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Why Communities Love Brave Marketing

11:43 am, Wed, 13 December 17

Episode 83 of Landscape Digital Show reveals why communities love brave marketing that takes the risk of standing out to be known for something bigger.

This is the time of year when you should be wrapping up the planning of your editorial calendar for the coming year.

How exactly is that happen? Do you essentially use same monthly categories as this year and freshen up the content a bit?

That’s what I’ve observed at several companies with whom I’ve consulted. January is focused on trends and new services, February is for landscape design, March is when you make special offers to load up the sales pipeline, and so on.

That’s alright if you are happy with business as usual, but if you are planning to grow you have to your content has to be best in class because that is the only way it will inspire people to take action.

You Have to Take Marketing Risks

Let be clear about one thing.

The most powerful marketing you can have is word of mouth. That’s how it has always been. Long before anyone talked about going viral with digital media there was word of mouth.

Word of mouth should be a top marketing priority. As the business owner or leader of its marketing, your job is giving people a reason to talk up your company.

The trick is to create media that gets your business inserted into the conversations that are happening right now. In other words, your job is to be newsworthy.

The question is simple: If you were one of your customers would you publish your content? That is, would you share it with a spouse, friend or colleague? If not then you need to take bigger risks.

There is a hotbed of young innovators and risk takers making their presence known on YouTube, and they are being handsomely rewarded for it. This week I read about a 6-year-old boy whose YouTube channel netted 11 million US dollars during a 12-month period. What does he do?

He shows everyone how he uses toys – better known as “unboxing.” This is entertaining for other kids and that obviously attracts sponsors that want him to unbox their toy.

The truth is we tend to notice and talk about risk takers because we secretly admire them and want to be like them, at least a little. Or we may dislike or fear what they do or represent. Either way, they get our attention.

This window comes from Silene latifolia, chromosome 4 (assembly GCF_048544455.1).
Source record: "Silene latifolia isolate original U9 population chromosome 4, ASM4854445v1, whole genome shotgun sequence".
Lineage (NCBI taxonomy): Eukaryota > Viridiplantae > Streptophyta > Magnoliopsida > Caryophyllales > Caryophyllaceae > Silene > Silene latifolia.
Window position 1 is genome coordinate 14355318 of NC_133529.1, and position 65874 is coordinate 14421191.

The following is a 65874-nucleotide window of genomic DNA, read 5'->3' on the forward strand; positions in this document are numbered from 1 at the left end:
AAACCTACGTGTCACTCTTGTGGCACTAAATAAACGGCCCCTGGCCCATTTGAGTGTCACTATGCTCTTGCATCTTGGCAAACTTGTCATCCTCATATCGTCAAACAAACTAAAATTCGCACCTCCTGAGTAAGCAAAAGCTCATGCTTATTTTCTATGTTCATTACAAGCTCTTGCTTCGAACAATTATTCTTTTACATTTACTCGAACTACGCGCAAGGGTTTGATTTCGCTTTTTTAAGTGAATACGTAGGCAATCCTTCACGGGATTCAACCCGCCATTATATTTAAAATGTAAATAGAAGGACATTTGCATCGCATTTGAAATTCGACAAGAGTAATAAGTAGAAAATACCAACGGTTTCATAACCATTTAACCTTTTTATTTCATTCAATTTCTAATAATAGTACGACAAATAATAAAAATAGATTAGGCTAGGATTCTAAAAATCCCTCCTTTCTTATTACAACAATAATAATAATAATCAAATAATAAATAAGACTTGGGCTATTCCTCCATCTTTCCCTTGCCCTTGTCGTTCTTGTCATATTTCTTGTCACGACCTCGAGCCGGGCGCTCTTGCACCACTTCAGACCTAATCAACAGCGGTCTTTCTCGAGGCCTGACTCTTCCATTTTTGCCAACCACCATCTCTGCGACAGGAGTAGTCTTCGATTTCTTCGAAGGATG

Brave Marketing Takes a Stand

If you were free to publish a message on a billboard for your entire community to see, what would it say?

You probably have to think about that for a while. That’s one of the problems with marketing.

People want to be known but they are not always sure what they want to be known for because that requires taking a stand.

This is how marketing gets watered down to a lifeless message that hopes to appeal to the widest market segment possible, such as, and we’ve all heard this: Anyone that has money to spend.

Ask yourself if you would take that approach if you were marketing to attract a spouse or business partner. No way. You would speak to the ideal customer or person that you have in mind, and that should be written down in detail if you truly want to get it right.

Have the intention to be brave enough to truly stand out this coming year. Even if you back off of that ideal you’ll still push your marketing ahead of a few of your competitors.

According to marketing icon Seth Godin, you have to learn to see the world for what it is. You can’t expect a little effort to attract a lot of business, so give up your dreams of going viral and get to work.

Learn to tell a story that’s true, one that resonates with other people and that helps them to make good decisions. That’s what people are scouring the Internet for and when they find it they’ll know it instantly.

To make that happen I suggest mining three areas of your business for ideas, its culture, collaboration, and community.

What is it about your culture that will get people interested in your business?

How does your business collaboratively work with customers to help them make life-changing discoveries?

What can your business do in the community that is truly meaningful, that solves relevant problems that are important to people right now?

Become Known for Something Bigger

Here is one idea for how this can work that you can adapt to your business.

Make a list of what people are talking about in the community. Then discuss with your team how your company can help.

For example, what if your crews were trained to pick up debris in the neighborhoods where they work and those random acts were caught on camera and shared on your social media?

That’s notable because landscaping companies are expected to beautify the environment, and there isn’t a community out there that couldn’t use a little extra tidying. This is the kind of positive, can-do behavior that the mainstream media wants to share with their audiences.

Recruit friends to share those photos from your Facebook page that document your culture of caring about the community. With a little coaching to craft a compelling story, you will have something worthy of putting advertising dollars behind to really get it moving, possibly earning the attention of the mainstream media.

You get the idea.

Instead of just one annual “giving back” project that is forgotten days later, be known for something remarkable that will remind people about your company culture. 

This is very much like Nordstrom being known for accepting returns of products that have been seriously used, or that Nordstrom has never sold.

Going viral lasts a short period of time but brave marketing can build word of mouth that lasts forever.

Let’s be honest, bravery could result in an embarrassing failure, but not really because most marketing barely gets noticed anyway.

Isn’t the extra effort worth the risk?

Communities love brave marketing.

Give them some that’s worth talking about.